Need a "nearest" capability when doing an Extract To Values

178
6
Jump to solution
01-20-2022 07:33 PM
Labels (2)
LaurieKurilla1
New Contributor III

I am using continental environmental raster data which does not align tightly with the continental boundaries.  For much of my work this is not a problem.  However, I have a set of point data (landslide events) and I want to extract values from the environmental rasters to these event points.  However, the event points are designated accurately with lat/long  and the problem therefore arises at the coast and a few other internal areas - where the raster data does not fit.  I need the equivalent of a "near" function with the Extract to say ... either extract the raster value that the point sits on or the nearest raster value.

When I encounter this problem for a few dozen points, I manually update the data.  However, because I am working at the global level I have 1668 points that need this 'near' capability.  

Is there anything that will resolve this issue?

All ideas appreciated :)

Thank you

0 Kudos
1 Solution

Accepted Solutions
LaurieKurilla1
New Contributor III

I found a solution from a 6.20.2020 reply by Robert LeClair to a problem post similar to mine:

  1. Run the Raster to Point geoprocessing tool first to create a point feature class with the VALUE you wish to extract from the raster to the point attribute table.
  2. Then run the Spatial Join geoprocessing tool with the CLOSEST match_option parameter.  The target_features is your current point feature class and join_features is your output feature class from Step 1.

 

I used this procedure and it worked beautifully.  Thank you to everyone who attempted to resolve my problem.  It is MUCH appreciated.  I learned a few new things along the way.

Cheers

Laurie

 

 

View solution in original post

0 Kudos
6 Replies
David_Brooks
MVP Regular Contributor

@LaurieKurilla1 does interpolating the values not achieve what you're after in that GP tool?


David
..Maps with no limits..
0 Kudos
LaurieKurilla1
New Contributor III

Than you, I tried interpolation but it resulted in about 30% more points with a 'null' value.  

LJK

0 Kudos
JimTenbrink
Esri Contributor

Hi Laurie:

Can you post some anonymized screenshots of your inputs?

I think either the Nibble tool or direct use of Euclidean Allocation might work for your case. The basic idea is to 'spread' data from your environmental raster into areas of the raster that don't have data.

Instead of bringing the points to the data you bring the data to the points. :)

If your environmental raster is floating point then you might need to scale it and convert to integers first (I haven't tried nibble with floating point input).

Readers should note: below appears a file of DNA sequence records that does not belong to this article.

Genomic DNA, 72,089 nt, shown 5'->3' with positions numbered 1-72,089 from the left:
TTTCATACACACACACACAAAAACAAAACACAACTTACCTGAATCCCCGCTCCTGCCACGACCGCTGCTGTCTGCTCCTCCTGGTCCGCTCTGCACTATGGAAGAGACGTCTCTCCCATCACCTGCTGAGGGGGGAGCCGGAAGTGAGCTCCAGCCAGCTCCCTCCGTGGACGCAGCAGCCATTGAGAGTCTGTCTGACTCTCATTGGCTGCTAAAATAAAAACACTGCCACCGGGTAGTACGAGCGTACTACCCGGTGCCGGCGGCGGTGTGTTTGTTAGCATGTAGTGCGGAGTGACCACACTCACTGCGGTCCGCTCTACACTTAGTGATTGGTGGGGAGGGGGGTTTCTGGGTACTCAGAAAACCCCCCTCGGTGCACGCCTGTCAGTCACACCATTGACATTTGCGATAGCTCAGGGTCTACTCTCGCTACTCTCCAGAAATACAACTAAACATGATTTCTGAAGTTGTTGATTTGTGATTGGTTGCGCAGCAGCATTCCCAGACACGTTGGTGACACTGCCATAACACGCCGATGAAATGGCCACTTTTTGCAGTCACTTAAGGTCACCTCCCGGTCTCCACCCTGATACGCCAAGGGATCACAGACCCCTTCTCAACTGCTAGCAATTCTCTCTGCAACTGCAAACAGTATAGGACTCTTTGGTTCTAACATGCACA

-regards,

Jim TenBrink

0 Kudos
LaurieKurilla1
New Contributor III

These were great suggestions.  I was unaware of them and they seemed as though they would do exactly as I wanted... which is to stretch my raster out...to the borders of the continents ... where I could then do an extract of those values to my points.   I tried both tools with various options, unfortunately neither of them provided additional raster values out to the border areas of interest.  It is the colored raster that I am trying to extend to the continental borders (blue line) so that I can subsequently perform an "Extract Values to Points" to get the values from the raster assigned to the points (red dots).  The 'nibble' and the 'euclidean allocation' resulted in the same raster boundaries as the original.  The 1st image provided is my original data.  The 2nd image is the Euclidean Alloc - which assigns values OUTSIDE of my continental boundaries.  The 3rd image is the result of "nibble" which is essentially the same coverage as the original input.

LaurieKurilla1_0-1643050966424.png

LaurieKurilla1_1-1643051393781.png

 

LaurieKurilla1_2-1643051451802.png

 

 

0 Kudos
LaurieKurilla1
New Contributor III

I found a solution from a 6.20.2020 reply by Robert LeClair to a problem post similar to mine:

  1. Run the Raster to Point geoprocessing tool first to create a point feature class with the VALUE you wish to extract from the raster to the point attribute table.
  2. Then run the Spatial Join geoprocessing tool with the CLOSEST match_option parameter.  The target_features is your current point feature class and join_features is your output feature class from Step 1.

 

I used this procedure and it worked beautifully.  Thank you to everyone who attempted to resolve my problem.  It is MUCH appreciated.  I learned a few new things along the way.

Cheers

Laurie

 

 

0 Kudos
JamesTenbrink
New Contributor

Hi laurie,

logically, that is correct, but raster to point operation can get expensive and should not be necessary. 

i’ve asked a member of the spatial analyst team to continue working on this with you and investigate why nibble is causing difficulty. This is the type of operation that nibble was designed for, so if there’s a bug in it, we want to fix it.

regards,

jt

0 Kudos